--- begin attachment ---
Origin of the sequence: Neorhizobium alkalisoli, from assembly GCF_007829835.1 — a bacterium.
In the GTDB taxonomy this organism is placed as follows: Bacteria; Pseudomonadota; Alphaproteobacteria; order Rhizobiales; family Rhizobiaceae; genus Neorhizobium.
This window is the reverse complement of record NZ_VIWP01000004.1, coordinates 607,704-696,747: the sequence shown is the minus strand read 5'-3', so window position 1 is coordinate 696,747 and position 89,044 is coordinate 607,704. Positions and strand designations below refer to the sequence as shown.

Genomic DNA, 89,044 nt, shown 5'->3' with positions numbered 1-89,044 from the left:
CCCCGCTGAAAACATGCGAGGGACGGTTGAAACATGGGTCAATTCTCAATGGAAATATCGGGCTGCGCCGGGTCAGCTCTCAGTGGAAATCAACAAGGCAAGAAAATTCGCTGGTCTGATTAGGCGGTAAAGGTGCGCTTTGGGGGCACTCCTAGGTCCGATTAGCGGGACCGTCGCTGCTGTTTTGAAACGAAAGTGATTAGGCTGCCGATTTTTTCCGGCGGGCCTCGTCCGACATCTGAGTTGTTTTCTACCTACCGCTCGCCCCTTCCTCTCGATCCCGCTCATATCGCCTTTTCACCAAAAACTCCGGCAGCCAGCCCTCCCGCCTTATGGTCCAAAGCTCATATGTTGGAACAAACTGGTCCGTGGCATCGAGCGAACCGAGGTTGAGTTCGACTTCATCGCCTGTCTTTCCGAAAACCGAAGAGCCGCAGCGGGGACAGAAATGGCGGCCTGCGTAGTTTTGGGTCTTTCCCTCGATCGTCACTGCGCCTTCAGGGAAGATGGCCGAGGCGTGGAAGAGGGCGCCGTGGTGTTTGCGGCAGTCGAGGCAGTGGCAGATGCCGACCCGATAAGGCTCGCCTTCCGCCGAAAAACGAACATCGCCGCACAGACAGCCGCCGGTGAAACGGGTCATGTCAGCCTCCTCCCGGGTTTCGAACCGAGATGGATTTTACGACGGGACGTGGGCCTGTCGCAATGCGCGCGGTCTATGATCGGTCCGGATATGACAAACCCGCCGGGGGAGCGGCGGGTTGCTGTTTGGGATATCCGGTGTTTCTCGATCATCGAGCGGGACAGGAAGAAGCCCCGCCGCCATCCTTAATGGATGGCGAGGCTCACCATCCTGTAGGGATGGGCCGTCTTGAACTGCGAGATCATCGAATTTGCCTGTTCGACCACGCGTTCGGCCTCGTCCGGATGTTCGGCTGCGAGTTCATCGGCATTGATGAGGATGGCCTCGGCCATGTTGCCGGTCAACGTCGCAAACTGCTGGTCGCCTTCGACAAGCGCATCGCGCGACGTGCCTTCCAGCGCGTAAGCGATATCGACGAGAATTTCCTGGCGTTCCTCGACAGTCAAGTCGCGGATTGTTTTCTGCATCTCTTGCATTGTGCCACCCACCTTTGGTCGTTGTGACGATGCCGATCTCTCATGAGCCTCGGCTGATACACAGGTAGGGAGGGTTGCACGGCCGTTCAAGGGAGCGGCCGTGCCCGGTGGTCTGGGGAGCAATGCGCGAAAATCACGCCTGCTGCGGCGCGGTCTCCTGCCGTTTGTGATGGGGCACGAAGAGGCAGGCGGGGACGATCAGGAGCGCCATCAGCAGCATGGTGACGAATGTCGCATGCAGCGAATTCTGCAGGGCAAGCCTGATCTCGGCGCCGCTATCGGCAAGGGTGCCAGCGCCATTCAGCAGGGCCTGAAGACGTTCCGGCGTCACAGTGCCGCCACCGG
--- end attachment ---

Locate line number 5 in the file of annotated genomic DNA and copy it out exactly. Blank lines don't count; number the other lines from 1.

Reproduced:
CCCCGCTGAAAACATGCGAGGGACGGTTGAAACATGGGTCAATTCTCAATGGAAATATCGGGCTGCGCCGGGTCAGCTCTCAGTGGAAATCAACAAGGCAAGAAAATTCGCTGGTCTGATTAGGCGGTAAAGGTGCGCTTTGGGGGCACTCCTAGGTCCGATTAGCGGGACCGTCGCTGCTGTTTTGAAACGAAAGTGATTAGGCTGCCGATTTTTTCCGGCGGGCCTCGTCCGACATCTGAGTTGTTTTCTACCTACCGCTCGCCCCTTCCTCTCGATCCCGCTCATATCGCCTTTTCACCAAAAACTCCGGCAGCCAGCCCTCCCGCCTTATGGTCCAAAGCTCATATGTTGGAACAAACTGGTCCGTGGCATCGAGCGAACCGAGGTTGAGTTCGACTTCATCGCCTGTCTTTCCGAAAACCGAAGAGCCGCAGCGGGGACAGAAATGGCGGCCTGCGTAGTTTTGGGTCTTTCCCTCGATCGTCACTGCGCCTTCAGGGAAGATGGCCGAGGCGTGGAAGAGGGCGCCGTGGTGTTTGCGGCAGTCGAGGCAGTGGCAGATGCCGACCCGATAAGGCTCGCCTTCCGCCGAAAAACGAACATCGCCGCACAGACAGCCGCCGGTGAAACGGGTCATGTCAGCCTCCTCCCGGGTTTCGAACCGAGATGGATTTTACGACGGGACGTGGGCCTGTCGCAATGCGCGCGGTCTATGATCGGTCCGGATATGACAAACCCGCCGGGGGAGCGGCGGGTTGCTGTTTGGGATATCCGGTGTTTCTCGATCATCGAGCGGGACAGGAAGAAGCCCCGCCGCCATCCTTAATGGATGGCGAGGCTCACCATCCTGTAGGGATGGGCCGTCTTGAACTGCGAGATCATCGAATTTGCCTGTTCGACCACGCGTTCGGCCTCGTCCGGATGTTCGGCTGCGAGTTCATCGGCATTGATGAGGATGGCCTCGGCCATGTTGCCGGTCAACGTCGCAAACTGCTGGTCGCCTTCGACAAGCGCATCGCGCGACGTGCCTTCCAGCGCGTAAGCGATATCGACGAGAATTTCCTGGCGTTCCTCGACAGTCAAGTCGCGGATTGTTTTCTGCATCTCTTGCATTGTGCCACCCACCTTTGGTCGTTGTGACGATGCCGATCTCTCATGAGCCTCGGCTGATACACAGGTAGGGAGGGTTGCACGGCCGTTCAAGGGAGCGGCCGTGCCCGGTGGTCTGGGGAGCAATGCGCGAAAATCACGCCTGCTGCGGCGCGGTCTCCTGCCGTTTGTGATGGGGCACGAAGAGGCAGGCGGGGACGATCAGGAGCGCCATCAGCAGCATGGTGACGAATGTCGCATGCAGCGAATTCTGCAGGGCAAGCCTGATCTCGGCGCCGCTATCGGCAAGGGTGCCAGCGCCATTCAGCAGGGCCTGAAGACGTTCCGGCGTCACAGTGCCGCCACCGG